"Thomas and Friends" Not Always So Friendly After All


They've been around forever, and if your 5 year-old nephew is anything like mine then I'm betting he's got gobs of them winding their way through the living room and out into the hall But just over a week ago Thomas & Friends released a recall for about 1.5 million of the wooden toys due to the presence of lead in the bright red or yellow paint on them. In a recent column for the New York Times, Christian Warren, an expert on the history of lead poisoning points out that The Product Safety Commission is constantly issuing recalls of lead-tainted children's products, but that they're usually cheap one's that lack a distinctive brand name or following. Thomas & Friends are a much different story, as the cost can be anywhere from $10 to $70 bucks a pop to satisfy that nephew's craving, and the people who buy them are generally very much aware of the dangers of exposing their kids to contaminants of any kind. He goes on to point out that despite the outcry over this particular product, lead usage around the world is quite prevalent even though the U.S. has done a pretty good job of cleaning up the problem internally, and that to really rid the world's children of lead related health issues we're going to need a much broader framework that incorporates all nations to pull it off. Now I won't hold my breath waiting for that to happen, but before you suspect that the U.S. based company who owns the brand (RC2 Corp.) actually knew anything about the issue it seems that the Chinese manufacturer went ahead on their own and substituted highly leaded pigments for at least a portion of the lead-free paint the corporation specified in a bid to cut costs. So check out the toy box to see if any of Thomas's "friends" listed here and pictured above need to find their way back to the RC2 corporation, who promises to replace them with another one at no cost to you besides the serious amount of crying you may well have to endure... Though that may present a great opportunity to talk to the toys "owner" about making the difficult decisions that can have long-term benefits for both ourselves and the environment.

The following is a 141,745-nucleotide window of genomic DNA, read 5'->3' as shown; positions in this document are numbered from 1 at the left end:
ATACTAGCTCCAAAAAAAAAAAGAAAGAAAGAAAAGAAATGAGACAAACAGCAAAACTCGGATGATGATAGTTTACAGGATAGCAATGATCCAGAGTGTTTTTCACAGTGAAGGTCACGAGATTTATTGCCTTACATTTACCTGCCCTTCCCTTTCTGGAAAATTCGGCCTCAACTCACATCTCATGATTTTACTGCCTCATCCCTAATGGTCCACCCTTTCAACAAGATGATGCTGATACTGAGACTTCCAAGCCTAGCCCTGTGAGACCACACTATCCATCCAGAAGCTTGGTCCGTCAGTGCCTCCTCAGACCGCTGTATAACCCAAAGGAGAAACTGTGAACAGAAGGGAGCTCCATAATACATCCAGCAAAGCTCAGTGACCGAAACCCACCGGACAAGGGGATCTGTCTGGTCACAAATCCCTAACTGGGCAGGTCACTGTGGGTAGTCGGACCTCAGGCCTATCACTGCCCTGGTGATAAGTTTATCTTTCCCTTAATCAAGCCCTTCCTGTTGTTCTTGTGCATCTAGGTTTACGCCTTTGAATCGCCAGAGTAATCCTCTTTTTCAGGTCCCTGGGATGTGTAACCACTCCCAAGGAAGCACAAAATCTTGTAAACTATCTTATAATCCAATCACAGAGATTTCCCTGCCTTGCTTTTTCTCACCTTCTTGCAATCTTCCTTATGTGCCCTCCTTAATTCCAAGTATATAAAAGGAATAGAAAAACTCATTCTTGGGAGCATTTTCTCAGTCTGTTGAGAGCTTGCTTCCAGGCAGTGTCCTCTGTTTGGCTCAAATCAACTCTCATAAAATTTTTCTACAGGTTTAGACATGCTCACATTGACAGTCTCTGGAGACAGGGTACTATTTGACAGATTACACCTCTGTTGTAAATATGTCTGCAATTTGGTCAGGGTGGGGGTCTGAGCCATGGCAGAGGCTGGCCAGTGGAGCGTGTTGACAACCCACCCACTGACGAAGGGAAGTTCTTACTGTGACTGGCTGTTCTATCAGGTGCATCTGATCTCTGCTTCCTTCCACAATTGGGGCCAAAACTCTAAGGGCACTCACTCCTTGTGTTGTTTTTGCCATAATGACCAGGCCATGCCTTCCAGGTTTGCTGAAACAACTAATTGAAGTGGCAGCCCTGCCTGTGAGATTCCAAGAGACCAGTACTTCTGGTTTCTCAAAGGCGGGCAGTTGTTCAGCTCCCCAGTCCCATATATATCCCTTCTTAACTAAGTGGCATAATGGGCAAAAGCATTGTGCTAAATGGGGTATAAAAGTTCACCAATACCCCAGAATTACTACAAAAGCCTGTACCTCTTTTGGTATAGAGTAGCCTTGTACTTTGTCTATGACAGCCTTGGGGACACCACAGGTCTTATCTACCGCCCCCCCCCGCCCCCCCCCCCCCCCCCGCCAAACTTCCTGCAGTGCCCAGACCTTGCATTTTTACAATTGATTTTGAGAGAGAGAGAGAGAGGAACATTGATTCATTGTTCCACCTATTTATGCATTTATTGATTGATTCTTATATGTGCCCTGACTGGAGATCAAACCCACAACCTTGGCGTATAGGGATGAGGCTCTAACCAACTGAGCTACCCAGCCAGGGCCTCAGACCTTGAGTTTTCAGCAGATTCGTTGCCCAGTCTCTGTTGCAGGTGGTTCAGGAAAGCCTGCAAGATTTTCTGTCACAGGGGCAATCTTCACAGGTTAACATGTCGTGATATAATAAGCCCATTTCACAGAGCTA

via:: NYT